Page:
It was previously very difficult and even unreliable to password protect Time Machine backups in older versions of Mac OS X. In Lion, however, Apple has made encrypting backups as easy as checking a single box.
Most Mac users have no need to encrypt their Time Machine backups, but those who are extra careful or have sensitive information on their computers will appreciate the peace of mind. After all, if someone got their hands on your external hard drive and plugged it into their Mac, they could easily grab all the files from your Time Machine backup. It’s literally that easy – no hacks or workarounds necessary. That’s why encryption might be worth taking a look at, if you’re concerned about security.
Both new and existing Time Machine backups can be set up with encryption. There are a couple important things to keep in mind before password protecting your backup, though. First, Time Machine uses FileVault 2 to encrypt the disk, so it will only be readable on Macs using Lion. Older Macs won’t be able to access the data. Second, encryption is only available for directly connected backup drives. That’s USB and FireWire only, not Time Capsule or other wireless drives.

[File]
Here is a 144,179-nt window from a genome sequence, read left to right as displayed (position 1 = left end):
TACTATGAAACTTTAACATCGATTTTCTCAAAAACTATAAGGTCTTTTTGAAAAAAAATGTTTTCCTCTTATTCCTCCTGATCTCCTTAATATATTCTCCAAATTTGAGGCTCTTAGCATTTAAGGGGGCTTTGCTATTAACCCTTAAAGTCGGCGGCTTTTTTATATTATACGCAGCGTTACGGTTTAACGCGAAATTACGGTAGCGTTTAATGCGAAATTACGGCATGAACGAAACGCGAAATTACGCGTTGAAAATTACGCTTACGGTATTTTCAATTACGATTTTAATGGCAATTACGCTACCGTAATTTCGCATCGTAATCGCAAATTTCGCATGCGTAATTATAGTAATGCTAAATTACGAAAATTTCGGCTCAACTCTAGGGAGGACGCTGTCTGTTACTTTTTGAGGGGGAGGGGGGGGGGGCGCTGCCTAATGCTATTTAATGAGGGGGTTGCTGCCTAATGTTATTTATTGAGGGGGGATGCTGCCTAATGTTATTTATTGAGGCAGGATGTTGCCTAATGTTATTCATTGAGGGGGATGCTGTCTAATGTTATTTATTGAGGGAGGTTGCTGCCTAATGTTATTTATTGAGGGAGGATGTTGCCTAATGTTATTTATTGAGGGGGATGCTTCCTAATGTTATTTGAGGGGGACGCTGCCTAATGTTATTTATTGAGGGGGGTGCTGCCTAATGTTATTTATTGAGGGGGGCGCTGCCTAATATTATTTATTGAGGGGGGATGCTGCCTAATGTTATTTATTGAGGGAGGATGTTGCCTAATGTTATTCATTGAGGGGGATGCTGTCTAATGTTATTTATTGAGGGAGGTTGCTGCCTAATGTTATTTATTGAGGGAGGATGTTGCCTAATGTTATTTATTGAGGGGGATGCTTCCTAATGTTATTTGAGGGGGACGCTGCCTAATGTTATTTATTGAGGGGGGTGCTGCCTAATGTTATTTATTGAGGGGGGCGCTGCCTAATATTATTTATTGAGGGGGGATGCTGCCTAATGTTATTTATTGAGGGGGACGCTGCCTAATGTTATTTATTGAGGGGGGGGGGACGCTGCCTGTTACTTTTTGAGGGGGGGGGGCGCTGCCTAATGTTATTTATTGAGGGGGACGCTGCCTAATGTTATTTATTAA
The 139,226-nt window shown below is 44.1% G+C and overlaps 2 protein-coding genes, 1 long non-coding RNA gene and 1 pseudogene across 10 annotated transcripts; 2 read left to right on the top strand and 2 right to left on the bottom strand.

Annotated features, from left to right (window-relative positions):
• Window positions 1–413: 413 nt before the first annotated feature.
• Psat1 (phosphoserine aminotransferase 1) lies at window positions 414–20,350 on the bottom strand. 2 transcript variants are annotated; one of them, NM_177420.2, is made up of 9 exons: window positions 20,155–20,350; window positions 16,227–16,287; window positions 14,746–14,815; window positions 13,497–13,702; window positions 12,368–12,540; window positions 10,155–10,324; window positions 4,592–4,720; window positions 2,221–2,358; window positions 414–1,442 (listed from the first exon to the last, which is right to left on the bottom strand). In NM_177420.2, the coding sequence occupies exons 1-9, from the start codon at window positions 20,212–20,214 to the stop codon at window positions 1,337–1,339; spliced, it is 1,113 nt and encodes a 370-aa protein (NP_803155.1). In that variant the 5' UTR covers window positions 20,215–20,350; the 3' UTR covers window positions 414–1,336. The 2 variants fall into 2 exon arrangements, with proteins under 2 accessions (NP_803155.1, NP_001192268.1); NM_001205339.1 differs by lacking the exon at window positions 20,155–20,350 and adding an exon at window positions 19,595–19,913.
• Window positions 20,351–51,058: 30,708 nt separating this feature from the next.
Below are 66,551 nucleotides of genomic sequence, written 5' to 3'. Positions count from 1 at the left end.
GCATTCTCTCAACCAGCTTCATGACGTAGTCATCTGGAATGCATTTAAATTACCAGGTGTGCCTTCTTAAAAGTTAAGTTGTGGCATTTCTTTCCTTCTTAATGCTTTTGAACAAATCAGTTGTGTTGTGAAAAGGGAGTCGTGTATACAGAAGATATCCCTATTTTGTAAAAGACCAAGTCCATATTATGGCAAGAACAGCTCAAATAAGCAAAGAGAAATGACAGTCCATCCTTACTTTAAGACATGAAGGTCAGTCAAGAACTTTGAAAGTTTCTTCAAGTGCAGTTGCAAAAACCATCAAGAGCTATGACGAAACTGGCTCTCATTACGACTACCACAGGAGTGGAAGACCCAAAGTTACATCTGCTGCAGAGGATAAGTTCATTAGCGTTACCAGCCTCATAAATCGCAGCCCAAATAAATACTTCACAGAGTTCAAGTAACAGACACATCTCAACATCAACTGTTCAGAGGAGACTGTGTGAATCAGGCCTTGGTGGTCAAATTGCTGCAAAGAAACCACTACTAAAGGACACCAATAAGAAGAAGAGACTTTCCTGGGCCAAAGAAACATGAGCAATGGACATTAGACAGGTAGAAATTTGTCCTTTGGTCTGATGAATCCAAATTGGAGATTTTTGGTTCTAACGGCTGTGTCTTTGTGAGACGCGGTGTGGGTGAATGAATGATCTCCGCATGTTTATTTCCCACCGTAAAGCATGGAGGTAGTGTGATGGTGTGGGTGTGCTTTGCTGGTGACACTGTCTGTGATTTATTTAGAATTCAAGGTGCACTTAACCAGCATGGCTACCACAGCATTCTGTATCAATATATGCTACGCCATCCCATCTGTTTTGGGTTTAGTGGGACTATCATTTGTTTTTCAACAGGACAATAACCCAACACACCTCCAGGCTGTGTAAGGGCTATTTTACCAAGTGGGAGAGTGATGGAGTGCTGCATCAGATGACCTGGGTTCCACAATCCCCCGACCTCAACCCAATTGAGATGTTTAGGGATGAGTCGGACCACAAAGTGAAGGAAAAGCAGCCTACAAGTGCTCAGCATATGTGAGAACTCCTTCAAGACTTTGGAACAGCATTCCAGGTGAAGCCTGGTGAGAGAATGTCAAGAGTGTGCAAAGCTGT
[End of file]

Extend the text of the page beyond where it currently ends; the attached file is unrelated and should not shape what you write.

To password protect your backup, follow these easy steps:
- Launch System Preferences, then click on the Time Machine icon.
- Go to Select Disk and select the disk you’re using for your Time Machine backup.
- Check the box next to “Encrypt backup disk” and click the Use Backup Disk button.
- Type in a password of your choice. Make sure it’s difficult for others to crack, but easy for you to remember. If you need to restore from your backup in the future and forget this password, you’re going to be out of luck.
Time Machine will now start encrypting the disk, which will likely take quite a bit of time on the first run. It might be a few hours or even up to a full day, depending on how much data is on the disk. Make sure you can leave your Mac connected to the drive for an extended period of time – you cannot interrupt the process once it starts.